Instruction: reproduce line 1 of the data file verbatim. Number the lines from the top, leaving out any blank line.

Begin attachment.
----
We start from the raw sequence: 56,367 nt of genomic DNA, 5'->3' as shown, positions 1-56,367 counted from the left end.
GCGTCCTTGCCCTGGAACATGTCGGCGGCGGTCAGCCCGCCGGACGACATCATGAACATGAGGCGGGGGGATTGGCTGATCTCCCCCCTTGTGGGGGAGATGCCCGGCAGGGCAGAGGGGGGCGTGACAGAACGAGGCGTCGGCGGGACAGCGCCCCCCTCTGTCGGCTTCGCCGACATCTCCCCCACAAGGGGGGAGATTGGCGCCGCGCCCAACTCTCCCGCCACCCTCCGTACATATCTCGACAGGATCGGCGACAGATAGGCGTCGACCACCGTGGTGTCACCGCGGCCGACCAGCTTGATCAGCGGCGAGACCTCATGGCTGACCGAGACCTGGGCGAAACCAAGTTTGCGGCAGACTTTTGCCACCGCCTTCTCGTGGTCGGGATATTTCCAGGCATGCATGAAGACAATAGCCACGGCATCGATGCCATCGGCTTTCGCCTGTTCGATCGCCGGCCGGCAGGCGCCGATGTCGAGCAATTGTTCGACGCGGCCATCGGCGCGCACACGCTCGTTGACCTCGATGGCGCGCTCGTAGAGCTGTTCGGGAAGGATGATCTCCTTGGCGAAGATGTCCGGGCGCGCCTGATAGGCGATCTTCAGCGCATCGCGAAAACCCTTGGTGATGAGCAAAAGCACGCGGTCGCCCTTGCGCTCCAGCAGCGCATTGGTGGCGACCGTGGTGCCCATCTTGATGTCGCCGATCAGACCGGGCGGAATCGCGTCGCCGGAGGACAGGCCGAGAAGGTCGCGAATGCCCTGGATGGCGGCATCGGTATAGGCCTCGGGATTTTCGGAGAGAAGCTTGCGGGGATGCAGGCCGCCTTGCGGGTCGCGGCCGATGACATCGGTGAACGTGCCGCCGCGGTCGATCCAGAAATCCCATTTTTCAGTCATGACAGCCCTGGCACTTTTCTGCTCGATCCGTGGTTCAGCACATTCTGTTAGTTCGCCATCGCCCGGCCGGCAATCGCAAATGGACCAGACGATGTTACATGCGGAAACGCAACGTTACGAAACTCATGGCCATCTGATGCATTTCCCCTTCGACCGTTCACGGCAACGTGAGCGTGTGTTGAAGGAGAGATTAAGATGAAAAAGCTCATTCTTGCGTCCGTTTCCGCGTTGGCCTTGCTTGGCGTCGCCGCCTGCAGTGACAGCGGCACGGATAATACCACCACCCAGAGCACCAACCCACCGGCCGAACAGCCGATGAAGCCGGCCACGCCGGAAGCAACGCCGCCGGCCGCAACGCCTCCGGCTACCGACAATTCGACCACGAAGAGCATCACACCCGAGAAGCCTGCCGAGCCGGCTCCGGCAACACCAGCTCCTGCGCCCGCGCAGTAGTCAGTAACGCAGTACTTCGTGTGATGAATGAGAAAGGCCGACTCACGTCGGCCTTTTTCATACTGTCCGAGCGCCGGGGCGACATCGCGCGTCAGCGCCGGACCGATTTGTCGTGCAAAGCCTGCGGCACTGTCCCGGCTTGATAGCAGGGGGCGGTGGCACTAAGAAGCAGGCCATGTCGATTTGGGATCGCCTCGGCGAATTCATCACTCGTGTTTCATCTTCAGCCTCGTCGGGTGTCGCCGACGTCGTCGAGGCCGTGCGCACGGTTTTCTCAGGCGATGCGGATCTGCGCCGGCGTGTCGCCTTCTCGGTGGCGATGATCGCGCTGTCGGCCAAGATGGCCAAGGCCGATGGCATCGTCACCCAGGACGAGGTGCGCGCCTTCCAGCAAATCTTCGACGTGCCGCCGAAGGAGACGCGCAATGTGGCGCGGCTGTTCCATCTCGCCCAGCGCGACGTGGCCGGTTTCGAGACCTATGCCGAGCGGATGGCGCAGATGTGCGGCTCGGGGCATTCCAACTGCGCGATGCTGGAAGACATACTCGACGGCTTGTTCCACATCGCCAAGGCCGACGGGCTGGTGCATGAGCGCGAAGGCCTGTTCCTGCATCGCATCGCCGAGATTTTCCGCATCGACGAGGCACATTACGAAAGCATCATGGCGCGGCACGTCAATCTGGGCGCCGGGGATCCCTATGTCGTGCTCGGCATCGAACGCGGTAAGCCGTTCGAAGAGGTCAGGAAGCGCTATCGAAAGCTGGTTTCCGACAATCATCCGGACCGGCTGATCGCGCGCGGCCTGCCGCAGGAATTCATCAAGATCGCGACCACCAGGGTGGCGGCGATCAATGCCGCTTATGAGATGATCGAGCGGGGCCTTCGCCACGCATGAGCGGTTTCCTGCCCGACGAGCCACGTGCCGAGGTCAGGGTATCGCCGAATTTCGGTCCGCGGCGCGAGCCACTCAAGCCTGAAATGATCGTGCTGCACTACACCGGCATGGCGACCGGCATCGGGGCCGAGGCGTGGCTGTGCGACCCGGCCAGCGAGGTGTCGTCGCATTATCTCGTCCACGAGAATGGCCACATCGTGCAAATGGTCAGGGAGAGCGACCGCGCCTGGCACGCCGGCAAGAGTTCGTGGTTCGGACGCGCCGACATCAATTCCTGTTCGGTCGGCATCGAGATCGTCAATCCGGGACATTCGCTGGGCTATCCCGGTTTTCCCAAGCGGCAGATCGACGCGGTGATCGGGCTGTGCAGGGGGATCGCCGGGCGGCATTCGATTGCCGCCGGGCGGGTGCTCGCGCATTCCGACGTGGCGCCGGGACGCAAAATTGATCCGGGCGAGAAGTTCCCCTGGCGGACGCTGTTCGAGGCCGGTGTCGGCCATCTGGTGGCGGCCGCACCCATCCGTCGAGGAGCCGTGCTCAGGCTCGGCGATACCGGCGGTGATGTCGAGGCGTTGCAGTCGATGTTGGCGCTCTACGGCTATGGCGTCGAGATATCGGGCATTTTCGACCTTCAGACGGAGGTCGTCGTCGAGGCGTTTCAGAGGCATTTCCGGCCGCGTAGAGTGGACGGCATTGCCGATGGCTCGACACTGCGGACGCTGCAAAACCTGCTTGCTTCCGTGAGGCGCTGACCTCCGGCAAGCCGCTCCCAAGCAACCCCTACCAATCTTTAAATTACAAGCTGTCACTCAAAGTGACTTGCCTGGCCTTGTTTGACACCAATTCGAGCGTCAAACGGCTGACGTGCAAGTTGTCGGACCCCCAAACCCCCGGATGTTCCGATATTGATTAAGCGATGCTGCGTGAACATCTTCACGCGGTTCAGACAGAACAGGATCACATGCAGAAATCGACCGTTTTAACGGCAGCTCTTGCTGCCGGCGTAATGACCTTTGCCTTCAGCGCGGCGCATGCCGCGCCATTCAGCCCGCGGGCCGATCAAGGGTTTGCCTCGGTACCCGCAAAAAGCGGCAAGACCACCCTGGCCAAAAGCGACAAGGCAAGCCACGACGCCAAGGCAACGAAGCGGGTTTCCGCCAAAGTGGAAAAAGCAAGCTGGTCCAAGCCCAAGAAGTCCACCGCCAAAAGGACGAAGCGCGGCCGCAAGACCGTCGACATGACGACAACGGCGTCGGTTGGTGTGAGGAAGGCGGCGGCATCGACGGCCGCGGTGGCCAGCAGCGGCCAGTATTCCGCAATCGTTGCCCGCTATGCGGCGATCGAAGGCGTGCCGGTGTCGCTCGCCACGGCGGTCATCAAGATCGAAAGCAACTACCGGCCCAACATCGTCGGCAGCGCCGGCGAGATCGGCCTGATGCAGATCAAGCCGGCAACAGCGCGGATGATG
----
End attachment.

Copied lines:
We start from the raw sequence: 56,367 nt of genomic DNA, 5'->3' as shown, positions 1-56,367 counted from the left end.